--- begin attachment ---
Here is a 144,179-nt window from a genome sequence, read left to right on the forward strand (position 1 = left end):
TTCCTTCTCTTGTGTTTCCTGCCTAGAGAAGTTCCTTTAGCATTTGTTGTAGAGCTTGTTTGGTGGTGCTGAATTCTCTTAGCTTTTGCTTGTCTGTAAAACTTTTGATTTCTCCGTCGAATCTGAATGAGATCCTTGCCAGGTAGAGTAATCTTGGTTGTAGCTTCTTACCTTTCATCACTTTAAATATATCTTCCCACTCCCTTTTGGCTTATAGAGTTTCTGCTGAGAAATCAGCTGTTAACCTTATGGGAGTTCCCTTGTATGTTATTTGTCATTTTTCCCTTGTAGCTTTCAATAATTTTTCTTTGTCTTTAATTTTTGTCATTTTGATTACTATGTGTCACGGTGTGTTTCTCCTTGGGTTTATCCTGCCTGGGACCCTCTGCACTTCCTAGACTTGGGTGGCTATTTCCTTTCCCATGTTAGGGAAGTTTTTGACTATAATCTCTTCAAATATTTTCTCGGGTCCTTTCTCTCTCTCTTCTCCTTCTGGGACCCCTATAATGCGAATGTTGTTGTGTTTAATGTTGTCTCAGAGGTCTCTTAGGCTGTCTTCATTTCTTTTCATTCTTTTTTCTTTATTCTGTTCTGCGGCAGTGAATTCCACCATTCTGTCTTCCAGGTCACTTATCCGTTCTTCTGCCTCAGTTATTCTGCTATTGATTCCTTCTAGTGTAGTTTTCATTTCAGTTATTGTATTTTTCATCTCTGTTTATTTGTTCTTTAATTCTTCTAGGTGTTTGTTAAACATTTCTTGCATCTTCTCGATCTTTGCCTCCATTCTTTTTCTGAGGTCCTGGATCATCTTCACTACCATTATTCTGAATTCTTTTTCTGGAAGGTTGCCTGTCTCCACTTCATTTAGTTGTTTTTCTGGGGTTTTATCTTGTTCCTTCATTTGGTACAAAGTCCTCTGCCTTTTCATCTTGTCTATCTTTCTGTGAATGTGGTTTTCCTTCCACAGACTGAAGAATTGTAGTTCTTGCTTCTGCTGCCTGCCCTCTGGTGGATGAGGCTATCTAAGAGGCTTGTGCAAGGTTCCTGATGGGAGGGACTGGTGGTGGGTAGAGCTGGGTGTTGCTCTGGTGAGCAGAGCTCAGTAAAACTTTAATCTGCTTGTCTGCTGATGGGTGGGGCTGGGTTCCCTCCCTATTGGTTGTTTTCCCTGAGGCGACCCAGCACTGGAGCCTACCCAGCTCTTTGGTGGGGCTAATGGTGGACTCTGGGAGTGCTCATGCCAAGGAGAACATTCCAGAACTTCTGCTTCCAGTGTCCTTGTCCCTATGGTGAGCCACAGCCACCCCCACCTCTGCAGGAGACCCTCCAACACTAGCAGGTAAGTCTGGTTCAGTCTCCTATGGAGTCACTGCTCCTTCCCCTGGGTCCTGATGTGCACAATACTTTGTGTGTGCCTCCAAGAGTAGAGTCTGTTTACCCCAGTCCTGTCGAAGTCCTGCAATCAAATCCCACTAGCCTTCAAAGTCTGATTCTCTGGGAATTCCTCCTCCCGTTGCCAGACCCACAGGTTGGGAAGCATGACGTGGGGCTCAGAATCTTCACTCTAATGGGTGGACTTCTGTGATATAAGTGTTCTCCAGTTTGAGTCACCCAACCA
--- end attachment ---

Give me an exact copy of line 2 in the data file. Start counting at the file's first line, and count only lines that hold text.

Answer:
TTCCTTCTCTTGTGTTTCCTGCCTAGAGAAGTTCCTTTAGCATTTGTTGTAGAGCTTGTTTGGTGGTGCTGAATTCTCTTAGCTTTTGCTTGTCTGTAAAACTTTTGATTTCTCCGTCGAATCTGAATGAGATCCTTGCCAGGTAGAGTAATCTTGGTTGTAGCTTCTTACCTTTCATCACTTTAAATATATCTTCCCACTCCCTTTTGGCTTATAGAGTTTCTGCTGAGAAATCAGCTGTTAACCTTATGGGAGTTCCCTTGTATGTTATTTGTCATTTTTCCCTTGTAGCTTTCAATAATTTTTCTTTGTCTTTAATTTTTGTCATTTTGATTACTATGTGTCACGGTGTGTTTCTCCTTGGGTTTATCCTGCCTGGGACCCTCTGCACTTCCTAGACTTGGGTGGCTATTTCCTTTCCCATGTTAGGGAAGTTTTTGACTATAATCTCTTCAAATATTTTCTCGGGTCCTTTCTCTCTCTCTTCTCCTTCTGGGACCCCTATAATGCGAATGTTGTTGTGTTTAATGTTGTCTCAGAGGTCTCTTAGGCTGTCTTCATTTCTTTTCATTCTTTTTTCTTTATTCTGTTCTGCGGCAGTGAATTCCACCATTCTGTCTTCCAGGTCACTTATCCGTTCTTCTGCCTCAGTTATTCTGCTATTGATTCCTTCTAGTGTAGTTTTCATTTCAGTTATTGTATTTTTCATCTCTGTTTATTTGTTCTTTAATTCTTCTAGGTGTTTGTTAAACATTTCTTGCATCTTCTCGATCTTTGCCTCCATTCTTTTTCTGAGGTCCTGGATCATCTTCACTACCATTATTCTGAATTCTTTTTCTGGAAGGTTGCCTGTCTCCACTTCATTTAGTTGTTTTTCTGGGGTTTTATCTTGTTCCTTCATTTGGTACAAAGTCCTCTGCCTTTTCATCTTGTCTATCTTTCTGTGAATGTGGTTTTCCTTCCACAGACTGAAGAATTGTAGTTCTTGCTTCTGCTGCCTGCCCTCTGGTGGATGAGGCTATCTAAGAGGCTTGTGCAAGGTTCCTGATGGGAGGGACTGGTGGTGGGTAGAGCTGGGTGTTGCTCTGGTGAGCAGAGCTCAGTAAAACTTTAATCTGCTTGTCTGCTGATGGGTGGGGCTGGGTTCCCTCCCTATTGGTTGTTTTCCCTGAGGCGACCCAGCACTGGAGCCTACCCAGCTCTTTGGTGGGGCTAATGGTGGACTCTGGGAGTGCTCATGCCAAGGAGAACATTCCAGAACTTCTGCTTCCAGTGTCCTTGTCCCTATGGTGAGCCACAGCCACCCCCACCTCTGCAGGAGACCCTCCAACACTAGCAGGTAAGTCTGGTTCAGTCTCCTATGGAGTCACTGCTCCTTCCCCTGGGTCCTGATGTGCACAATACTTTGTGTGTGCCTCCAAGAGTAGAGTCTGTTTACCCCAGTCCTGTCGAAGTCCTGCAATCAAATCCCACTAGCCTTCAAAGTCTGATTCTCTGGGAATTCCTCCTCCCGTTGCCAGACCCACAGGTTGGGAAGCATGACGTGGGGCTCAGAATCTTCACTCTAATGGGTGGACTTCTGTGATATAAGTGTTCTCCAGTTTGAGTCACCCAACCA